Please note that to use Reseller Limits you would have to install kernel that supports the feature. The latest stable kernel with Reseller Limits support is 3.10.0-714.10.2.lve1.5.12 (we also recommend to try our newest beta kernel that includes Meltdown / Spectre fixes for Xen PV). If you use CloudLinux 6 kernel you would first have to migrate to a Hybrid kernel since the feature is only supported in CloudLinux 7 and CloudLinux 6 Hybrid kernels. Follow the instruction below to do so at https://docs.cloudlinux.com/index.html?hybrid_kernel.html.
To find out more on how to operate Reseller Limits, please read this documentation article. We also recommend watching the CloudLinux Academy webinar where our CEO and Founder Igor Seletskiy reviews the Reseller Limits functionality.
If you've missed the previous Beta releases of the feature for cPanel and its advantages, please follow the links to check information on its Production release.
To install new beta from our update-testing repository, please use the following command:yum update lvemanager lve-stats lve-utils alt-python27-cllib --enablerepo=cloudlinux-updates-testing
Please find a changelog below.
- WEB-879: fixed title of reseller options for faults notify;
- WEB-809: adapted the "Users" tab of reseller plugin in Plesk;
- WEB-869: fixed an error while trying to open statistic frame for reseller with no limits on Plesk;
- WEB-874: fixed report text in Resource Usage for CPU usage (DirectAdmin, user's plugin);
- WEB-858: fixed an issue when sorting is not working;
- WEB-884: fixed an error entry into LVE Manager plugin via direct link in Plesk's sidebar (wrong checking of csrftoken).
- LU-460: NameMap is now used instead of ClPwd to get reseller id;
- LVES-818: implemented reseller limits to lvectl for Plesk;
- LU-572: missing user without package in 'getcontrolpaneluserspackages' commands (Plesk).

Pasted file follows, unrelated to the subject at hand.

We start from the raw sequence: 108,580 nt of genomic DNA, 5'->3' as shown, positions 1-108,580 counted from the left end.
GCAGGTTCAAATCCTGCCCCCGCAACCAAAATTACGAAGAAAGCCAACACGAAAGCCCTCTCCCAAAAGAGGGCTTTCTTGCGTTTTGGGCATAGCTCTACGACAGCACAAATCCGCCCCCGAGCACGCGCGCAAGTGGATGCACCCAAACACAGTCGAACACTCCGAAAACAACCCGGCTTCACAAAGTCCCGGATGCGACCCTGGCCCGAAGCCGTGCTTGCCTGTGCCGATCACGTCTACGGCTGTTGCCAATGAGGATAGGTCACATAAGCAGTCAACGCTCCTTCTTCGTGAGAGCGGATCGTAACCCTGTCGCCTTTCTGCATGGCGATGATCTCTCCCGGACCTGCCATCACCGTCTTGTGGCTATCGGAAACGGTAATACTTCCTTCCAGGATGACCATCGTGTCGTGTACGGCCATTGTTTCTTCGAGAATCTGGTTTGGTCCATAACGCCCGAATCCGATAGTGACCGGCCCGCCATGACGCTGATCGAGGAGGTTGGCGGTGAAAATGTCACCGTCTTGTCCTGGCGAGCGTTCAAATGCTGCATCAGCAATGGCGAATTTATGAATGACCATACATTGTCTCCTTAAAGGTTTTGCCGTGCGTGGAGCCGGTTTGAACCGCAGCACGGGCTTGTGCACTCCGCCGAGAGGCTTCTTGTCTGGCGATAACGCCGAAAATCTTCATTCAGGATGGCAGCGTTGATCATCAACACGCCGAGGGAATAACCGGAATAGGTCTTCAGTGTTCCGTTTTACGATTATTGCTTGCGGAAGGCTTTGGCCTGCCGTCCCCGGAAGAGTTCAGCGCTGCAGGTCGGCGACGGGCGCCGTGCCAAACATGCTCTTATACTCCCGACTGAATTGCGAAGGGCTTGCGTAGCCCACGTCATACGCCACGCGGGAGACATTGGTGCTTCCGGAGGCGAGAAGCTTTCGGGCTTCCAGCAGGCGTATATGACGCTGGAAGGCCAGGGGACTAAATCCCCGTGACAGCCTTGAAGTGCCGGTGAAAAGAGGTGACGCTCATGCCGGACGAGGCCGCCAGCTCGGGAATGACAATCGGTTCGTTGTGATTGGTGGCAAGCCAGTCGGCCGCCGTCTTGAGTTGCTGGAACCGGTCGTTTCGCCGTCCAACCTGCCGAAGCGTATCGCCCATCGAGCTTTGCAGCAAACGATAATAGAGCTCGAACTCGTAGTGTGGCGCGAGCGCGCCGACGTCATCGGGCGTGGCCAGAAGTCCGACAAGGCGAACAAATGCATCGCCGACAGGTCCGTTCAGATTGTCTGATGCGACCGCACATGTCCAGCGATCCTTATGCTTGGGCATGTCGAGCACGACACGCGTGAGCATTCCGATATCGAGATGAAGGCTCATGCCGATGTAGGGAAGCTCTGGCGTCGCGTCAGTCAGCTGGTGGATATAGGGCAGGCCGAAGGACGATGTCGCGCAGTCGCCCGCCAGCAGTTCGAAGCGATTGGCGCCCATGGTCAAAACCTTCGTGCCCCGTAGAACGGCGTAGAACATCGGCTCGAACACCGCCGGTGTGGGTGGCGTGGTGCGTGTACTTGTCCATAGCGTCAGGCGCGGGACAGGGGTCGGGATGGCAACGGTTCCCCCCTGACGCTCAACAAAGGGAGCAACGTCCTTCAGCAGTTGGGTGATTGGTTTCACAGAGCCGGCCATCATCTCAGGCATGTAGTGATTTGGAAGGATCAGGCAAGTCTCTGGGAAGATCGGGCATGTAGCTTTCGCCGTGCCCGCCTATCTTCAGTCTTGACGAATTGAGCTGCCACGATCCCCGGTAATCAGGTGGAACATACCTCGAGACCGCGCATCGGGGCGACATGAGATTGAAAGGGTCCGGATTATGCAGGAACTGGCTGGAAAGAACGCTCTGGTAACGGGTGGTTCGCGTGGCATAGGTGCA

- PTCLLIB-105: main domain is now first in 'userdomains' result (Plesk);
- LVES-770: fixed an issue when cloudlirnux-top doesn't work on Plesk with reseller;
- LU-448: implemented resellers method on Plesk.
- LVES-878: fix for reseller historical usage request on Plesk;
- LVES-846: fixed reseller's name field in cl-top and cl-stats (Plesk);
- LVES-861: hoster's period is now used to notify reseller about user's faults.
Almost a year ago, I began my journey in the tech industry at a growing company called Cloudflare. I’m a 30-something paralegal and although I didn’t know how to write code (yet), I was highly motivated and ready to crush. I had worked hard for the previous two years, focused on joining a thriving company where I could grow my intelligence, further develop my skill set and work alongside successful professionals. And finally, my hard work paid off; I landed the job at Cloudflare and booked a seat on the rocket ship.
After the initial whirlwind that accompanies this fast-paced field subsided, motivation, inspiration, success, momentum and endurance began to flood my neurons. I loved the inner workings of a successful startup, felt the good and bad of the tech industry, related to and admired the female executives and most importantly, wanted to give something back to the community that adopted me.
Venus Approaching the Sun Source: Flickr
During a routine chat with my dad, I pitched what I thought was a crazy idea. Crazy because I was so used to being told “no” at previous jobs, used to not having my ideas taken seriously, and also used to not being given opportunities in my career. My idea was simple: “Wouldn’t it be great to have an International Women’s Day event at Cloudflare?” We talked and texted for days about the idea. It had merit and as scared as I was, I wanted to pitch it! As my dad and I discussed the idea further, it evolved into a full-blown plan of inviting renowned female influencers to attend and share their experiences and accomplishments of working in the tech industry. I wanted it to be a motivational celebration.
After receiving a quick green light from my supervisor and chatting with executives, it happened. Cloudflare got behind the event. 100 percent. And why wouldn’t they? Cloudflare relies on the best and the brightest to do what we do, no matter what. Of course Cloudflare would support an event for kick-ass women!Please join Cloudflare and Branch as we join forces to celebrate the evolution of women in technology at our first annual International Women’s Day event!